Myanmar: Christians Pay the Price of Civil War

October 08, 2021
The Church of the Sacred Heart in Mindat

A rectory, a convent, and a boarding school suffered extensive damage as attacks by the Burmese army intensify in Chin, a predominantly Christian state in northwest Myanmar. Catholics in neighboring India are mobilizing to help the refugees.

Religious buildings located within the grounds of the Church of the Sacred Heart of Mindat (Chin State) were the target of artillery fire during the night of September 22 - 23, 2021: no casualties were to reported, because the faithful had taken refuge in the church.

At the same time, the roof of the boarding school, the presbytery, and the convent were partially damaged.

The attacks of Tatmadaw - the name given to the Burmese regular armed forces - are increasing in this area where the Christian majority rejects the coup d'état carried out on February 1, 2021 by the military junta.

On September 7, the Government of National Unity - a clandestine structure in Chin that began a resistance against the new masters of Rangoon - even declared a general uprising, leading to an intensification of the fighting.

A call that has had no difficulty finding wide response in this fairly new state, created in 1974, whose Chin ethnicity has always been regarded with contempt by the Bamar people, the majority in Myanmar.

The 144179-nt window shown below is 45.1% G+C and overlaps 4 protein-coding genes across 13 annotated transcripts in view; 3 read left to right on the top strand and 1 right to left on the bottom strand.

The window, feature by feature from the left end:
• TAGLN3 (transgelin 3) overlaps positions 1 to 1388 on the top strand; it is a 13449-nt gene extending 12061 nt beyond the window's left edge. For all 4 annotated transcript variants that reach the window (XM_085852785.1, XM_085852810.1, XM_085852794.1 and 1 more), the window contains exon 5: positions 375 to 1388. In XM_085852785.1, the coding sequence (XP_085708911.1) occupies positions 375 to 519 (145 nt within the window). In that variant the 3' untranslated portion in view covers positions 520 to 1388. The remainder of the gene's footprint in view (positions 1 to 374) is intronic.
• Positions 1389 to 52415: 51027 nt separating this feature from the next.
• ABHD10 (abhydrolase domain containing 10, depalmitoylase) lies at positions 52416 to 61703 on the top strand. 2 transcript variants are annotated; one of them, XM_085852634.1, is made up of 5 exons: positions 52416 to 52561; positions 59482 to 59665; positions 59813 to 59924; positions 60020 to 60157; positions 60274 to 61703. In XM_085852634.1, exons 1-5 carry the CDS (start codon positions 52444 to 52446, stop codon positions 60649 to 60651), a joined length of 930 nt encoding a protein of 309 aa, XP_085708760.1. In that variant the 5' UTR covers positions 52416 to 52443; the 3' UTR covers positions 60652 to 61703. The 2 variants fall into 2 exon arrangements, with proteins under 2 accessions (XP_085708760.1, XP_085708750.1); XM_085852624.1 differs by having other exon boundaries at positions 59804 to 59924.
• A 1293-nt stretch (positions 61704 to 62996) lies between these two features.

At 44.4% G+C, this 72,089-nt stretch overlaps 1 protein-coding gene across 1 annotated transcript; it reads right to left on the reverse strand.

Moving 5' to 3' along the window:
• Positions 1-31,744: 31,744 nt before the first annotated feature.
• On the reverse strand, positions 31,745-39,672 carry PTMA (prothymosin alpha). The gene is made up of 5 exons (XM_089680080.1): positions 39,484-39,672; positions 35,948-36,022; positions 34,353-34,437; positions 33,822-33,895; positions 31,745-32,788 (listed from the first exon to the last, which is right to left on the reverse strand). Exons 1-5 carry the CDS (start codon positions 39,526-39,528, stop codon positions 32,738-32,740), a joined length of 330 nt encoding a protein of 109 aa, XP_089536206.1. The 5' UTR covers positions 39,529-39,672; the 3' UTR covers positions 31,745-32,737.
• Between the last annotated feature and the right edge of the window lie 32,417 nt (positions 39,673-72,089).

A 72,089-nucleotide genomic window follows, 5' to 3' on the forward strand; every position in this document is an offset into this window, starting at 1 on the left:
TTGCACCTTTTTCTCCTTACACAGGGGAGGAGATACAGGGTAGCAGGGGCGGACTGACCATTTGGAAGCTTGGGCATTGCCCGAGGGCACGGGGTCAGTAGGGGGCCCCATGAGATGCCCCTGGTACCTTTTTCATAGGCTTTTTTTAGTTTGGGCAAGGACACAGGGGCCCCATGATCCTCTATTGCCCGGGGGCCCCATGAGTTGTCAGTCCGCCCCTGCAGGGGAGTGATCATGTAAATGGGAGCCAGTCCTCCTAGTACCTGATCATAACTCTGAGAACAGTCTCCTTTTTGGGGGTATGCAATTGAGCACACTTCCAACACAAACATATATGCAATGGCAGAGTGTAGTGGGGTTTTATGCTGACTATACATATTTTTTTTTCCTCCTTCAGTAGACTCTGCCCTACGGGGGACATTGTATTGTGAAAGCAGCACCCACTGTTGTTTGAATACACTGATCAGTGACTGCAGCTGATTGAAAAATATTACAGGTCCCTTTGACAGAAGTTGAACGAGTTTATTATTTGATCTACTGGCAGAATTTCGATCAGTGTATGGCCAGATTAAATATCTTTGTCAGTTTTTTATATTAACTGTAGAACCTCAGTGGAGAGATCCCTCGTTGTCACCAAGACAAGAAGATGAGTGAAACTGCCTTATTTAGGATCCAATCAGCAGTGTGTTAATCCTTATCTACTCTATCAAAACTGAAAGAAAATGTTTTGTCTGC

That is one reason which explains why Christianity has been able to forge a wide path there, in a country with a Buddhist majority.

For several weeks, in Chin, the shelling and searches of churches have been increasing, priests have been arrested, unarmed Christian civilians have been the target of the security forces, who do not hesitate to desecrate places of worship by setting up their camps there.

This is the result: between 8,000-15,000 people, according to various sources, have already fled the region to seek refuge in neighboring India, more precisely in the state of Mizoram, according to Bishop Stephen Rotluanga.

The bishop of Aizawl, capital of Mizoram, has done everything possible to welcome Christian refugees to his diocese.

The recent release, on September 6, of the Buddhist U Wirathu - a fanatic religious - does not bode well for the Catholics of Myanmar: this man who has contempt for all Burmese religious minorities, Christian or Muslim does not hesitate to present himself to the media as the “Bin Laden of Burma.”